How it all began – about our pilot project
Three schools in regeneration areas of Aberdeen city, one in each nominated area, were involved in the pilot project. The participating schools were:
•Bramble Brae primary school
•Woodside primary school
•Tullos primary school
One result of the pilot project, apart from the development of the gardens in each of the schools, was the creation of an educational programme and materials which can now be rolled out to other schools. The programme and materials are now freely available for everyone to use – visit Our Programme.
More specific objectives of the Garden Schools initiative are:
• The creation of, or improvement to, a space in the school that can be used as a vegetable garden.
• A developed school educational programme that includes local vegetable growing, health and nutrition benefits, recycling and composting, links to literacy, numeracy, citizenship, science and arts.
• Developing links from garden projects to raise awareness of climate change and climate actions and sustainability.
What topics are covered?
There are 8 main sections featuring all elements of the GS programme. The suggested order shown is as a guide only, based on the academic year starting in August/September – it can easily be adapted for different situations:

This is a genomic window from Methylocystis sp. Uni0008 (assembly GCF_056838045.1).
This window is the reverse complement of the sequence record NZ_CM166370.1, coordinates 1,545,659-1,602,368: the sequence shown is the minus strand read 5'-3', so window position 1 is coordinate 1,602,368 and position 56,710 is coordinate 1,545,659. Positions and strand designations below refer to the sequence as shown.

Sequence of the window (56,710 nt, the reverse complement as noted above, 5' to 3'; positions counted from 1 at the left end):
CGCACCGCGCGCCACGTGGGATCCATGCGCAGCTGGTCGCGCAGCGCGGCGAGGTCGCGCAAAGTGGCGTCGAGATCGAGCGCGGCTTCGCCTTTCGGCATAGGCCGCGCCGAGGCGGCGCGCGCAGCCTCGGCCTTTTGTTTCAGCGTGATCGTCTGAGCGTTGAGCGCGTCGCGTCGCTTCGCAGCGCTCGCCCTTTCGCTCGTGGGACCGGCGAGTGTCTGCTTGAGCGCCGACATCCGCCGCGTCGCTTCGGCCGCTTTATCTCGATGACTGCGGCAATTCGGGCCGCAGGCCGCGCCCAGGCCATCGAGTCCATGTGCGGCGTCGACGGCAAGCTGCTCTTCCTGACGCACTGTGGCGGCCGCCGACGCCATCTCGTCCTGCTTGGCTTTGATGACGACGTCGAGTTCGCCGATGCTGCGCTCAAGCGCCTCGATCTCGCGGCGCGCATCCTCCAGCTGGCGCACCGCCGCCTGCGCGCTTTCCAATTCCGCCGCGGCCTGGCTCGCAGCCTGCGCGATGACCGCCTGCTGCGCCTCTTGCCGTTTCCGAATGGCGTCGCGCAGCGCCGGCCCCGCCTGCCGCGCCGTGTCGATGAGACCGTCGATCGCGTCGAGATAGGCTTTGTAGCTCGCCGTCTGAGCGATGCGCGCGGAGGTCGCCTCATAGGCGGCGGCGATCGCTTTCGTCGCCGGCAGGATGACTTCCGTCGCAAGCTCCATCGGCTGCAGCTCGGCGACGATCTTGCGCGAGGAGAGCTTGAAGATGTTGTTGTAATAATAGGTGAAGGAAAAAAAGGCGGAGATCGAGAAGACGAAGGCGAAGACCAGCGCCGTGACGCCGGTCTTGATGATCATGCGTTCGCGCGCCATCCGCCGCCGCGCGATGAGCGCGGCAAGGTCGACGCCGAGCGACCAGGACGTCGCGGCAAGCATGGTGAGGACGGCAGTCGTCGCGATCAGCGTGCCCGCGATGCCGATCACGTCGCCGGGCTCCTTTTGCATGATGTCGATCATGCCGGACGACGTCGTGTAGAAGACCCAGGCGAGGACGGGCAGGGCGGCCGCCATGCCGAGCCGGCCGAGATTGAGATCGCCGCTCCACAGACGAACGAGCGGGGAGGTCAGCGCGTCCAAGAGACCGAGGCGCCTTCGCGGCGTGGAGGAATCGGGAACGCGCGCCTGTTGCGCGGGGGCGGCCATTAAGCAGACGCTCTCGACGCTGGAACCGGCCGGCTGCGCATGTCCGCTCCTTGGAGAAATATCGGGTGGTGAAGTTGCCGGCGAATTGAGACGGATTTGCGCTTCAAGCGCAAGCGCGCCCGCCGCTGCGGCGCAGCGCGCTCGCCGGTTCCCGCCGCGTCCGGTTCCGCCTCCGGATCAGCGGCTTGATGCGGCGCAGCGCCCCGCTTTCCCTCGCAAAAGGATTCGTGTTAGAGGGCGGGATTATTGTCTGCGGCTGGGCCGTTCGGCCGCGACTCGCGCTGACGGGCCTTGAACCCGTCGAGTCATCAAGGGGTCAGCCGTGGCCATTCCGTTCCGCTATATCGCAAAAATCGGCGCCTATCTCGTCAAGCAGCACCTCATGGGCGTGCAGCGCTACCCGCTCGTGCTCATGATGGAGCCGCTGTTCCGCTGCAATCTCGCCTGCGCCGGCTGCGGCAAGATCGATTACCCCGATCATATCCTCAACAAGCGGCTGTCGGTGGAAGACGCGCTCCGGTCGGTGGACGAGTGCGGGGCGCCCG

|1||From School Grounds to School Gardens||August/ September|
|2||The mystery of growth||October|
|3||The secrets of the soil||November/ December|
|5||From small to big: big seeds and germination||February|
|6||From planting to growing||March|
|7||Tending to the gardens||April|
|8||Harvesting and cooking||May/ June|
Stages and Awards
There are 5 recognised stages to the Garden Schools programme – described in the Garden Schools Framework. On completion of a stage, schools can apply to One Seed Forward, describing what has been achieved and which award they are applying for, complete with photographs if possible. Following evaluation, successful schools will be sent an Award Certificate via email, and gardening gift vouchers in the post.